Having owned her own businesses and now consulting, post author Megan Barnes has extensive experience in business psychology. She particularly enjoys researching new ways businesses can make the most of their opportunities. 

There are many factors that combine to affect the health of a company. One aspect that can be particularly detrimental is organizational stress. Any organization that experiences stress in the workplace can be adversely affected in any number of ways. A new infographic from Pepperdine University Graziadio School of Business and Management aims to highlight the components of organizational stress and how it can have such a debilitating influence on the performance and long-term health of a business.

Surviving Organizational Stress

The financial implications are alarming, with employee stress estimated to cost American businesses $300 billion each year, and the potential consequences of that stress—mental health issues—adding a further $150 billion to the toll on businesses overall.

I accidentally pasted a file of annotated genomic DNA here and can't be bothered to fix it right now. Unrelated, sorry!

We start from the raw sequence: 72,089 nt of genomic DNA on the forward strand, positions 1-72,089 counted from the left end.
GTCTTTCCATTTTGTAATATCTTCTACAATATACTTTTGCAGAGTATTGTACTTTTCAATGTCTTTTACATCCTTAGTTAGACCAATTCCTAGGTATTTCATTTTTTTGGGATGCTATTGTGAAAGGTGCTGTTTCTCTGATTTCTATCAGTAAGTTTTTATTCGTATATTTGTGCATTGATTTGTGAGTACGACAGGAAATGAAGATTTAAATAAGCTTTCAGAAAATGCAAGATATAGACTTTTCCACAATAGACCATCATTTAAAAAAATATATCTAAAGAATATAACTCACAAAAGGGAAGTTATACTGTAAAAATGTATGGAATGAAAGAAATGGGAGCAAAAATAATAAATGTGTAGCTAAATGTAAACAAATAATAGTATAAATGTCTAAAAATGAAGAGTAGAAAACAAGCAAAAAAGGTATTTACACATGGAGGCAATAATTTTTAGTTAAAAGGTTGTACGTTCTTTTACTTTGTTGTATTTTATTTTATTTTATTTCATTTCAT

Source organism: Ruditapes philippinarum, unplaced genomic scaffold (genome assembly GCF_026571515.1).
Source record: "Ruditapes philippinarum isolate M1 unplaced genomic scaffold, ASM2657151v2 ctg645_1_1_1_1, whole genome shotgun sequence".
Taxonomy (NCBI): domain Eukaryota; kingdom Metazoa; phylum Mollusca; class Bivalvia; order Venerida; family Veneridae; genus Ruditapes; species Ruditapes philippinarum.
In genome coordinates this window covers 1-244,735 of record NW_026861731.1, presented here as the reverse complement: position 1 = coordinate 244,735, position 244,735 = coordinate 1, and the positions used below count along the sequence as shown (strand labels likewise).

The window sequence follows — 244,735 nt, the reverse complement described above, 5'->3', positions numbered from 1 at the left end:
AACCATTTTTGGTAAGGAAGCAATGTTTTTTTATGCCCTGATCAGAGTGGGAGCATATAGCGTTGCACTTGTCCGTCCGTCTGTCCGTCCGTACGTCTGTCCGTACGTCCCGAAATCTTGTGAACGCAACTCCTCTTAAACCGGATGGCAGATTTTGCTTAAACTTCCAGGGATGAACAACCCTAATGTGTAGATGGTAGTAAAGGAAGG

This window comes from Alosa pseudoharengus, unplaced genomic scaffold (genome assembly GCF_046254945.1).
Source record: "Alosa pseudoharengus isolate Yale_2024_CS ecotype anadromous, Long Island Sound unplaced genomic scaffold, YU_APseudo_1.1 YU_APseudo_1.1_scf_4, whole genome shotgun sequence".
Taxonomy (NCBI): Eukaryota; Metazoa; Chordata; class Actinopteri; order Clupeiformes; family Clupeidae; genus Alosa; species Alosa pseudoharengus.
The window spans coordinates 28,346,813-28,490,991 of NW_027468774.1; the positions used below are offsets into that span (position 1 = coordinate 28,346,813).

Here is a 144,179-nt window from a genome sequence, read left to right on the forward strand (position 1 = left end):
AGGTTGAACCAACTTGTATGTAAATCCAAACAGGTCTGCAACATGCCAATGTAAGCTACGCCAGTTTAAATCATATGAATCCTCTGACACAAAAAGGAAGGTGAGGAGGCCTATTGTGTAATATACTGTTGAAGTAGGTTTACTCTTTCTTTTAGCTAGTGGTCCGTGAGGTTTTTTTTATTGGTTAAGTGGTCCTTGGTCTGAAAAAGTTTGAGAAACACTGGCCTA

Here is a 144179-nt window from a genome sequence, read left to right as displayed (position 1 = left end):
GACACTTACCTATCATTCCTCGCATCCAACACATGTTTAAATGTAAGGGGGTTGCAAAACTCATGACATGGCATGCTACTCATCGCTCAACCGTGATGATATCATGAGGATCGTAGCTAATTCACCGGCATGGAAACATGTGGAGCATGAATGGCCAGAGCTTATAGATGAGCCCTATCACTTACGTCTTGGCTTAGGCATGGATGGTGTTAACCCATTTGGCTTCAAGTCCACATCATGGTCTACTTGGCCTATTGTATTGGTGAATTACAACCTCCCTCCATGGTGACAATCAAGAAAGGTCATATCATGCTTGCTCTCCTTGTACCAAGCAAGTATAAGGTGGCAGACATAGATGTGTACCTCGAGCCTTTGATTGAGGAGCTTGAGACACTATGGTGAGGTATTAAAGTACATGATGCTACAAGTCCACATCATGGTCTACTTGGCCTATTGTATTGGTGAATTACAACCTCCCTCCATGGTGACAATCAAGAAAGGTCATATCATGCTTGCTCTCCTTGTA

One of the most common causes of organizational stress is communication. If business managers and owners consistently fail to communicate effectively with their employees, this can have a profound effect on performance and morale. Regular appraisals and staff meetings often help to improve lines of communication and should allow any potential issues to come to light before they become a source of stress.

In addition, inflexibility has been tied to employee apathy, carelessness, and lack of pride. The autonomy and engagement associated with a flexible workplace can lower stress and boost productivity.

There are a number of distinctly different managerial styles that can be adopted according to the personality and preferences of senior management and their team, and certain styles are more effective at reducing and preventing organizational stress than others. A transformational style of management is likely to be most conducive to a near stress-free workplace, rather than a transactional style. The qualities of a transformational manager include an ability to embrace and encourage change and a willingness to prioritize the good of the organization over any self-interest.

photo credit: istockphoto.com